If you’re frustrated by leftovers, cook less. Aspirational eating wastes food. Cook with intention. Eat with intention.
It has been estimated that each year, more than 100 billion pounds of food is wasted in the United States. That equates to more than 160 billion dollars worth of food thrown away each year. At the same time, in many parts of the United States, there is a crisis caused by people having limited access to healthy & affordable food options. The waste of food is not only a waste of money and bad for the environment, but it is also making vulnerable populations even more vulnerable.
Authority Magazine started a new series called “How Restaurants, Grocery Stores, Supermarkets, Hospitality Companies and Food Companies Are Helping To Eliminate Food Waste.” In this interview series, we are talking to leaders and principals of Restaurants, Grocery Stores, Supermarkets, Hospitality Companies, Food Companies, and any business or nonprofit that is helping to eliminate food waste, about the initiatives they are taking to eliminate or reduce food waste.
As a part of this series, I had the pleasure of interviewing Alicia Shevetone.
Alicia Shevetone is a dynamic culinary personality, cookbook author, and creator of Dink Cuisine, a food and entertainment organization that promotes cooking experiences across print, digital, social, and live media. Her newest cookbook, Vegetarian Ketogenic Cookbook for Beginners, showcases 75 savory low-carb, plant-based recipes that anyone can master to maintain a healthy lifestyle.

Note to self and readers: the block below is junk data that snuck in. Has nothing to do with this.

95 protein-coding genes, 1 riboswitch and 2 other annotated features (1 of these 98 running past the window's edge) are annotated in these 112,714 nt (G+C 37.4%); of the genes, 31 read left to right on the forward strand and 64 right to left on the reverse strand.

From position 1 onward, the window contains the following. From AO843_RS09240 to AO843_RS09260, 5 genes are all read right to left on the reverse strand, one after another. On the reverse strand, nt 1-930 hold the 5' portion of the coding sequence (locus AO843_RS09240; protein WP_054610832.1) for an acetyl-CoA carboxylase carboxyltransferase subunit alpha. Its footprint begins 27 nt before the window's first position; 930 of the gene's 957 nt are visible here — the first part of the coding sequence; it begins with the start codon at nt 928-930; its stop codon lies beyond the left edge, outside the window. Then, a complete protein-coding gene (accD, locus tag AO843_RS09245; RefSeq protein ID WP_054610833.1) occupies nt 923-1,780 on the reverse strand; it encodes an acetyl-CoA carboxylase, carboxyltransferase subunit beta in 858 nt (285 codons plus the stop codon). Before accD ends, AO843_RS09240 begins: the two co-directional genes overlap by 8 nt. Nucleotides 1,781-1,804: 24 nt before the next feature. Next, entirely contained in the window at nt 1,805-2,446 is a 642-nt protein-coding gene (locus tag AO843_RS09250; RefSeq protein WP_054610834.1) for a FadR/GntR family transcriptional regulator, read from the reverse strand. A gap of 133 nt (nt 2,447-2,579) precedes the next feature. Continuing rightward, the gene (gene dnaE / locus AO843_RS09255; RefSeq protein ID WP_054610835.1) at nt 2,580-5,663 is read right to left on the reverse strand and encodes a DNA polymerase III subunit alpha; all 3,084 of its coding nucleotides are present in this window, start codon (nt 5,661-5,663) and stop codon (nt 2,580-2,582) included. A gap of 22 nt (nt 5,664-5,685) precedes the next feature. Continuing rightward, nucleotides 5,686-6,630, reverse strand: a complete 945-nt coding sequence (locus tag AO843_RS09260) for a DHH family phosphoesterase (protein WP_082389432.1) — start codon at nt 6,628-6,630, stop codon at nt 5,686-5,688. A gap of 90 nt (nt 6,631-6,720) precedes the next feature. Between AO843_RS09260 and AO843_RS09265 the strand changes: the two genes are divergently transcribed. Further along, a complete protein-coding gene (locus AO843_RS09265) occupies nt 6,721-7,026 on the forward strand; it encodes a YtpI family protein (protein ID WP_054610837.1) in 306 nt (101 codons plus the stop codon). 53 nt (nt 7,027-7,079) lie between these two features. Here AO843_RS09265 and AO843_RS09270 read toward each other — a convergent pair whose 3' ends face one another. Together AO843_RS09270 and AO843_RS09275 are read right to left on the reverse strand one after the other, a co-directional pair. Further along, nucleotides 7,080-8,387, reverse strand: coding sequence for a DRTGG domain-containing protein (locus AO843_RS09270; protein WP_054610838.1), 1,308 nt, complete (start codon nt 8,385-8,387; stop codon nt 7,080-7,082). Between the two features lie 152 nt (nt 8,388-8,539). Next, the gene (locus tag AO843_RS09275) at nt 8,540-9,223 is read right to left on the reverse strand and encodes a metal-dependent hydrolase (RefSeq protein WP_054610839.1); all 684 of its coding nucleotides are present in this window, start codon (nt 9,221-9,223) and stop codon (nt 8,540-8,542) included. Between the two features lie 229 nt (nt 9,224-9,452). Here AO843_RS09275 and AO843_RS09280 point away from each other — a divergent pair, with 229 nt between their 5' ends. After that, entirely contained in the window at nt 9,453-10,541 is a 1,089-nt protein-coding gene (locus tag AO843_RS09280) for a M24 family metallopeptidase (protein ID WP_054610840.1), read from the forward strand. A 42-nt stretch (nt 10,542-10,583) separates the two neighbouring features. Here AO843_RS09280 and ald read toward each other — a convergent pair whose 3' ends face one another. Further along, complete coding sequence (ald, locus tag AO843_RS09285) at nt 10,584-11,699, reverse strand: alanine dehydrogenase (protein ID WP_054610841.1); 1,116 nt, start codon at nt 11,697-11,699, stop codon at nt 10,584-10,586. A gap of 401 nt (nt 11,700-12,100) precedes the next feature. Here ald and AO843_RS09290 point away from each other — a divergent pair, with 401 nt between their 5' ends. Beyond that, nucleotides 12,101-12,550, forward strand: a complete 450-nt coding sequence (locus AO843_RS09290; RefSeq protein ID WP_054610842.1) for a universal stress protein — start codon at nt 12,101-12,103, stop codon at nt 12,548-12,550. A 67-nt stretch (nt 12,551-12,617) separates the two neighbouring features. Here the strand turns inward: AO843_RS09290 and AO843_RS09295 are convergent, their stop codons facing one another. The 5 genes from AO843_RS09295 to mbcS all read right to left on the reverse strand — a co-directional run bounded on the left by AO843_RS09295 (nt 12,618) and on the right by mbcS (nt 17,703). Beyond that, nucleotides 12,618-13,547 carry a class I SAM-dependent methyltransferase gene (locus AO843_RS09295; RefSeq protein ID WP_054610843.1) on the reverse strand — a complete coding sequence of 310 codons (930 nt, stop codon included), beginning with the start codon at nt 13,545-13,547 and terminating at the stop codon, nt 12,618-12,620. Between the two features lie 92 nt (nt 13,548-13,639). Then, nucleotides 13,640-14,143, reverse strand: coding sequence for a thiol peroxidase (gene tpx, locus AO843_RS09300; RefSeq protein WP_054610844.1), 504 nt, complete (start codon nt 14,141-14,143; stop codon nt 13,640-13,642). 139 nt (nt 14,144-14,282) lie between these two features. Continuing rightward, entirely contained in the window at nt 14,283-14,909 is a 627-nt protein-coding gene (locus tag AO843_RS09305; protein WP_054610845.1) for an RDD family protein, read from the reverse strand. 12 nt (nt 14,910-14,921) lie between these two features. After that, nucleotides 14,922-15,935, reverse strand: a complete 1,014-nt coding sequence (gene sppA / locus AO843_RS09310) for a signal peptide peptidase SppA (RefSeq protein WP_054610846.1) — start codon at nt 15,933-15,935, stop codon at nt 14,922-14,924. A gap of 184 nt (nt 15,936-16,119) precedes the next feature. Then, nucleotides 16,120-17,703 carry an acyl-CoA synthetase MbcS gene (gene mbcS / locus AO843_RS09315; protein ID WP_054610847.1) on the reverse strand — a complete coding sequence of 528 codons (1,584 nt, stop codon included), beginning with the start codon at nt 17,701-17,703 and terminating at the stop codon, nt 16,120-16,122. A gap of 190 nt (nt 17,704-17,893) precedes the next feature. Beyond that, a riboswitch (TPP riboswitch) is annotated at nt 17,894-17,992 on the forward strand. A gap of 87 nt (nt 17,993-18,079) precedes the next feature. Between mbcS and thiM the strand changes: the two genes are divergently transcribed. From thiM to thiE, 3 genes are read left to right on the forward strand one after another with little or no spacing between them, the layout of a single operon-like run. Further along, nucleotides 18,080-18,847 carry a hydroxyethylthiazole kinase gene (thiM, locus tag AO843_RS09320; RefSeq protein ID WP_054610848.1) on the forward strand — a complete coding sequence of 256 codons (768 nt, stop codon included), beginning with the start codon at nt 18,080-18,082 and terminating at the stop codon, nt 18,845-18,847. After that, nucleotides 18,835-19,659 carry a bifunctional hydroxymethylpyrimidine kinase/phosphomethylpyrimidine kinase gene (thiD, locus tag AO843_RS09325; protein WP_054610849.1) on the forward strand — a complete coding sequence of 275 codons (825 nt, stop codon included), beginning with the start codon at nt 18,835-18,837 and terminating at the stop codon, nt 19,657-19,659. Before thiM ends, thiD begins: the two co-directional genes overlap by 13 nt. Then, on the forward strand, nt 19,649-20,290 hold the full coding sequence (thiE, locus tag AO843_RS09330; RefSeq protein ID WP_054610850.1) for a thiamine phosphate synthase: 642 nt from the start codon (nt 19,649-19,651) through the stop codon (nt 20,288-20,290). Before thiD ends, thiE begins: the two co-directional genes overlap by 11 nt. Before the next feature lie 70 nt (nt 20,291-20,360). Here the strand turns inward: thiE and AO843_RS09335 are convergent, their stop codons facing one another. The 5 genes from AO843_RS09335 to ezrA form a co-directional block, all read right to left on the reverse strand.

Thank you so much for joining us in this interview series! Before we dive in, our readers would love to “get to know you” a bit better. Can you tell us a story about what brought you to this specific career path?
I was raised by a single mother who provided for me not only through hard work and perseverance, but also through public assistance. I am empathetic to those who face food insecurity, and am committed to sharing my platform with Authority Magazine and Thrive Global in an effort to educate readers about the connection between the reduction of food waste and portion control.
Can you share the most interesting story that happened to you since you began at your company or organization?
I think the pandemic has had an adverse effect on meal planning. I think people want dynamic lives. Carpe Diem never seemed to be more appropriate than it is now. This tells me that we need to sunset our “meal planning” habits and plan for today, not tomorrow. This is an interesting byproduct of sheltering in place.
Can you share a story about the funniest mistake you made when you were first starting? Can you tell us what lesson you learned from that?
Let’s just say that I had a brilliant idea for sour cream and onion mac and cheese. It was terrible.
How do you define “Leadership”? Can you explain what you mean or give an example?